Range. - Interior of North America, breeding from about the latitude of Iowa northward to the Arctic regions; winters in the Gulf states and southward.
The Whooping Crane is the largest of the family in America, measuring 50 inches or more in length. The plumage of the adults is pure white, with black primaries. The bare parts of the head and face are carmine. It is a very locally distributed species, in some sections being practically unknown, while in a neighboring locality it may be rated as common. They are very shy birds and are not easily obtained. They nest either upon the solid earth or in marshy places over the water. In either case the nest is a very bulky mass of grass and weeds from two to three feet in diameter and raised perhaps a foot above the ground. They lay two eggs of a brownish buff color, irregularly blotched with brown, and with fainter marking of gray. Size 3.75 x 2.50. Data. - Torkton, northern Assiniboia, northwest Canada. Nest a mass of marsh hay, three feet in diameter, on the prairie. The birds seen, but very wary. Collector, Cowbry Brown.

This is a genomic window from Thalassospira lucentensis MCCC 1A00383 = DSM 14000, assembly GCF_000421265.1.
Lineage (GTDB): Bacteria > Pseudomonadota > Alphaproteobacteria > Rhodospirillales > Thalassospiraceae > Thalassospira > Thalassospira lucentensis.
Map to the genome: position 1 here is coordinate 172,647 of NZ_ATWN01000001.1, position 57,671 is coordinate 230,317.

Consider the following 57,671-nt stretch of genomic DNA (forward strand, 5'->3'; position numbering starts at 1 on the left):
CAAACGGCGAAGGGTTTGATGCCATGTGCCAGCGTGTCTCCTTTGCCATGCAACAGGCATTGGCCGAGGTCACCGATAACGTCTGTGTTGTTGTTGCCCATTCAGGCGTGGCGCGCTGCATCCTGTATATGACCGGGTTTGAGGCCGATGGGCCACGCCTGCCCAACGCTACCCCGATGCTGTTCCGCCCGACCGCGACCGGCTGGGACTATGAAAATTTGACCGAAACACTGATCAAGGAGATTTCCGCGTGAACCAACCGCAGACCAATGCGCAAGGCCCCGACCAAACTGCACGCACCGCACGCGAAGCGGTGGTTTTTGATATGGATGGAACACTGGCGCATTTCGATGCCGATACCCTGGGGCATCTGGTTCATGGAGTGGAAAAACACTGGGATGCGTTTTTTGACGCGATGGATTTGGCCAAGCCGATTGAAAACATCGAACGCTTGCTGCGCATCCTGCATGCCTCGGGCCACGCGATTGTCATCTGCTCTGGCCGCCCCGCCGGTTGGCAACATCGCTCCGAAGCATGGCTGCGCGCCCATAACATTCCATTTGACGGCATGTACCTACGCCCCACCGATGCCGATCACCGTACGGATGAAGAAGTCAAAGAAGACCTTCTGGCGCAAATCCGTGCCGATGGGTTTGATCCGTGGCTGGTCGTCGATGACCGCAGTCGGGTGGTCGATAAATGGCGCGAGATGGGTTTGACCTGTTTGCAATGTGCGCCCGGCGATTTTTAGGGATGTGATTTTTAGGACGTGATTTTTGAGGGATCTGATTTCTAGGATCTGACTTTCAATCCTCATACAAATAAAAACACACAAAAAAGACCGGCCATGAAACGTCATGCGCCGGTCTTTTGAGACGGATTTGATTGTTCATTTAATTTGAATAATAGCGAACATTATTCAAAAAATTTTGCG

Whooping Crane. Little Brown Crane.
Brownish buff EGG OF WHOOPING CRANE.